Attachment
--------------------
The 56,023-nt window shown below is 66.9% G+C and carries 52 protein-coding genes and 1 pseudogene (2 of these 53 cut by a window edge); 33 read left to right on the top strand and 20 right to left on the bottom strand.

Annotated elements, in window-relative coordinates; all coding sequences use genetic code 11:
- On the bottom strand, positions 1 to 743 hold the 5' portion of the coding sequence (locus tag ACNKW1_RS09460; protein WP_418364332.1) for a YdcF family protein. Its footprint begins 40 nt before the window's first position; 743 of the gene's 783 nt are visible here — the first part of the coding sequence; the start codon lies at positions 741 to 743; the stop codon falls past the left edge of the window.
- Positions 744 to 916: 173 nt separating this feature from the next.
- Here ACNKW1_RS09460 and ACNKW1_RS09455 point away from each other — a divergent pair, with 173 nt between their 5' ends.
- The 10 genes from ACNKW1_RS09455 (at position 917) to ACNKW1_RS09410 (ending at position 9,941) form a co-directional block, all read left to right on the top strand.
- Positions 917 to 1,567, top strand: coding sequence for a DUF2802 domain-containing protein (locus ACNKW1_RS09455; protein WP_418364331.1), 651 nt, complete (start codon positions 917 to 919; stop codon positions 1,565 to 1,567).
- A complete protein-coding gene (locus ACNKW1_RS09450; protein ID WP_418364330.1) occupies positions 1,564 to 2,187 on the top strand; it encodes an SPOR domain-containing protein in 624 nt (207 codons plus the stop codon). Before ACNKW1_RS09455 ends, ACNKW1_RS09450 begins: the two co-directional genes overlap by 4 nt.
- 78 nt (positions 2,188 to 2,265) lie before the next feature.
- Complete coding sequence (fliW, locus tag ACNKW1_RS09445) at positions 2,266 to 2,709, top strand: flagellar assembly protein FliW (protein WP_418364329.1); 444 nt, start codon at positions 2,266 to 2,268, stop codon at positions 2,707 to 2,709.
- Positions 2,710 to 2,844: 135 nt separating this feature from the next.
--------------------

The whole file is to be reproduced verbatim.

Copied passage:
The 56,023-nt window shown below is 66.9% G+C and carries 52 protein-coding genes and 1 pseudogene (2 of these 53 cut by a window edge); 33 read left to right on the top strand and 20 right to left on the bottom strand.

Annotated elements, in window-relative coordinates; all coding sequences use genetic code 11:
- On the bottom strand, positions 1 to 743 hold the 5' portion of the coding sequence (locus tag ACNKW1_RS09460; protein WP_418364332.1) for a YdcF family protein. Its footprint begins 40 nt before the window's first position; 743 of the gene's 783 nt are visible here — the first part of the coding sequence; the start codon lies at positions 741 to 743; the stop codon falls past the left edge of the window.
- Positions 744 to 916: 173 nt separating this feature from the next.
- Here ACNKW1_RS09460 and ACNKW1_RS09455 point away from each other — a divergent pair, with 173 nt between their 5' ends.
- The 10 genes from ACNKW1_RS09455 (at position 917) to ACNKW1_RS09410 (ending at position 9,941) form a co-directional block, all read left to right on the top strand.
- Positions 917 to 1,567, top strand: coding sequence for a DUF2802 domain-containing protein (locus ACNKW1_RS09455; protein WP_418364331.1), 651 nt, complete (start codon positions 917 to 919; stop codon positions 1,565 to 1,567).
- A complete protein-coding gene (locus ACNKW1_RS09450; protein ID WP_418364330.1) occupies positions 1,564 to 2,187 on the top strand; it encodes an SPOR domain-containing protein in 624 nt (207 codons plus the stop codon). Before ACNKW1_RS09455 ends, ACNKW1_RS09450 begins: the two co-directional genes overlap by 4 nt.
- 78 nt (positions 2,188 to 2,265) lie before the next feature.
- Complete coding sequence (fliW, locus tag ACNKW1_RS09445) at positions 2,266 to 2,709, top strand: flagellar assembly protein FliW (protein WP_418364329.1); 444 nt, start codon at positions 2,266 to 2,268, stop codon at positions 2,707 to 2,709.
- Positions 2,710 to 2,844: 135 nt separating this feature from the next.